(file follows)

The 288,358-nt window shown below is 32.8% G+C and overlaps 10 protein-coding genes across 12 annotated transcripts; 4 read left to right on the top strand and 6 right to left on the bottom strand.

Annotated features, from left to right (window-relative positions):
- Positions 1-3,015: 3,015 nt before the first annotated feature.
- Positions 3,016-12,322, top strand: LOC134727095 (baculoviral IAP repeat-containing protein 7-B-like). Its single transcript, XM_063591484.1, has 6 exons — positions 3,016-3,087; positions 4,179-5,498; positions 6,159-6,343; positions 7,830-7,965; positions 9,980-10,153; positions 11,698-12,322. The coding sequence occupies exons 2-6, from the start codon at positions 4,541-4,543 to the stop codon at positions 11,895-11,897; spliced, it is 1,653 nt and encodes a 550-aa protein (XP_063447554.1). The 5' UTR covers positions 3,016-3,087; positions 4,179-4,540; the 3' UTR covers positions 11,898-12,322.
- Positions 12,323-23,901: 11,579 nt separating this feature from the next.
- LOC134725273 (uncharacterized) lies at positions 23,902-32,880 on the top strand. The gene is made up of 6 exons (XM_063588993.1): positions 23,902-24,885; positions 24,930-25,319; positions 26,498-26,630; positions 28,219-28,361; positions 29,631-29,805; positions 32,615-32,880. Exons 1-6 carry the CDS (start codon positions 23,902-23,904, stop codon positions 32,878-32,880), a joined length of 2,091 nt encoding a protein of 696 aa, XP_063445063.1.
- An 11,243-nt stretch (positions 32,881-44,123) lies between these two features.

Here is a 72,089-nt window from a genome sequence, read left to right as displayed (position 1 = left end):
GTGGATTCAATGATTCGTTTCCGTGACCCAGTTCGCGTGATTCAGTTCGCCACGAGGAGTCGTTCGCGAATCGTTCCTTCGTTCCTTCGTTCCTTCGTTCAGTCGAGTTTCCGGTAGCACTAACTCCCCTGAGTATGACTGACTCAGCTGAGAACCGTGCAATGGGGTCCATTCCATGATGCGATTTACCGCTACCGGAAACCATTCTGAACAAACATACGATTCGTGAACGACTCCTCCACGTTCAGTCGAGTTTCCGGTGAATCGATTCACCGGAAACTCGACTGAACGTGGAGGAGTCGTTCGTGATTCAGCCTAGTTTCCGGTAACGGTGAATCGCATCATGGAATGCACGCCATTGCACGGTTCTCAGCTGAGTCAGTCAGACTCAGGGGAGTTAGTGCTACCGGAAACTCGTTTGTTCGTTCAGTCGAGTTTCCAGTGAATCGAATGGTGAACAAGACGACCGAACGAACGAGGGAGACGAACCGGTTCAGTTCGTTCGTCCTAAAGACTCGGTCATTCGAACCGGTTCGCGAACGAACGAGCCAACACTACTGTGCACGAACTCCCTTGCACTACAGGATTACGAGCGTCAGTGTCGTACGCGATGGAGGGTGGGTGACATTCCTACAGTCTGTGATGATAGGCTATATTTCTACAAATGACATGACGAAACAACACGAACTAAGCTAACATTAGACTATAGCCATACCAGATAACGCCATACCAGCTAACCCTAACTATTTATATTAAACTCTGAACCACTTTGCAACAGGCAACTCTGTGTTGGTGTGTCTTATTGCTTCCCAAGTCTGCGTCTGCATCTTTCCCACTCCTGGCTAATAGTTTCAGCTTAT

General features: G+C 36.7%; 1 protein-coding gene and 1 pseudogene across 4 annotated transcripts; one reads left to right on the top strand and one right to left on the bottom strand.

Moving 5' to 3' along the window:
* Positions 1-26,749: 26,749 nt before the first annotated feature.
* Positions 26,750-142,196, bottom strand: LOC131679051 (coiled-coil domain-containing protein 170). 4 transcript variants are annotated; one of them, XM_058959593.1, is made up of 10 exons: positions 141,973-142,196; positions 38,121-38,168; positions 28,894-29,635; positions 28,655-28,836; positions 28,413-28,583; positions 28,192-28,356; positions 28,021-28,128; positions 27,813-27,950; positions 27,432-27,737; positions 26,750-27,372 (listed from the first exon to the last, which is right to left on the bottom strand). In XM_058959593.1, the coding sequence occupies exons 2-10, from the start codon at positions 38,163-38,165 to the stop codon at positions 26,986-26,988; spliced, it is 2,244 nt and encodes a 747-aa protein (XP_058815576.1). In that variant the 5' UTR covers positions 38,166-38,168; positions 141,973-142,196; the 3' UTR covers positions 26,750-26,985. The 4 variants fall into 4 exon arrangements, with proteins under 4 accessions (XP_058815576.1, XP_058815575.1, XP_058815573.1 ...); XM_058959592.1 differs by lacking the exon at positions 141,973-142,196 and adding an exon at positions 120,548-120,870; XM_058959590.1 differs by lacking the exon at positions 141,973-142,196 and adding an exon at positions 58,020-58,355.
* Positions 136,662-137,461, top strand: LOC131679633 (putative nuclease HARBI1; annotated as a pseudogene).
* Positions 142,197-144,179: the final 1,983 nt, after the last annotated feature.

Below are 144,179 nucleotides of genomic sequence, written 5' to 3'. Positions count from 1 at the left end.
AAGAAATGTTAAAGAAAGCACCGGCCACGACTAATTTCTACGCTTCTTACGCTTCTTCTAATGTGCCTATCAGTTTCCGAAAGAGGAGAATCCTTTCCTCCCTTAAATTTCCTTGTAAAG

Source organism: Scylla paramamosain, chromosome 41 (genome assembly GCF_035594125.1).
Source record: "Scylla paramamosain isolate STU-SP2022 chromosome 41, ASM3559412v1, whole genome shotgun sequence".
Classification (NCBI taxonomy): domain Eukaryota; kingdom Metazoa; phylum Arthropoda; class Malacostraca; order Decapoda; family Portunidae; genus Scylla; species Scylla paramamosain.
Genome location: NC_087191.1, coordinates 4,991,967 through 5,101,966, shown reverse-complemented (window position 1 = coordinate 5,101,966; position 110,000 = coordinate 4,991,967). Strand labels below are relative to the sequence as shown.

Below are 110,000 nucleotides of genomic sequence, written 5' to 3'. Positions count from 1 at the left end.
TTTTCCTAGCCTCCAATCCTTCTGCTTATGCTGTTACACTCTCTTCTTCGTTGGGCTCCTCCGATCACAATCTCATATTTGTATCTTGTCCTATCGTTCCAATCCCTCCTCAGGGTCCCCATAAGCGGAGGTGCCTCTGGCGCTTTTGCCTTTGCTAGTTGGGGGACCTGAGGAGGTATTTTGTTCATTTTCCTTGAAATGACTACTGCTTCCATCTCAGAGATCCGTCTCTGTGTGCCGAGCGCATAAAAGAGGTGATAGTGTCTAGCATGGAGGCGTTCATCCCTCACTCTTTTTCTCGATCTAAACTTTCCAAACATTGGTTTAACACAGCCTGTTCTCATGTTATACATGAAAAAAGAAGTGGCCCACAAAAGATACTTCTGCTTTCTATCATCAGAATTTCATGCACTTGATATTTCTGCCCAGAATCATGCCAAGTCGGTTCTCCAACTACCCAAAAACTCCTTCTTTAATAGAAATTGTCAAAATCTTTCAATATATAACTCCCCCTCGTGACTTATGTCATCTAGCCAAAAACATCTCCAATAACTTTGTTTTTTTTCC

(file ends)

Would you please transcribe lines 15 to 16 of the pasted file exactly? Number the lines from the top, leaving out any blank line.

* Positions 142,197-144,179: the final 1,983 nt, after the last annotated feature.

Below are 144,179 nucleotides of genomic sequence, written 5' to 3'. Positions count from 1 at the left end.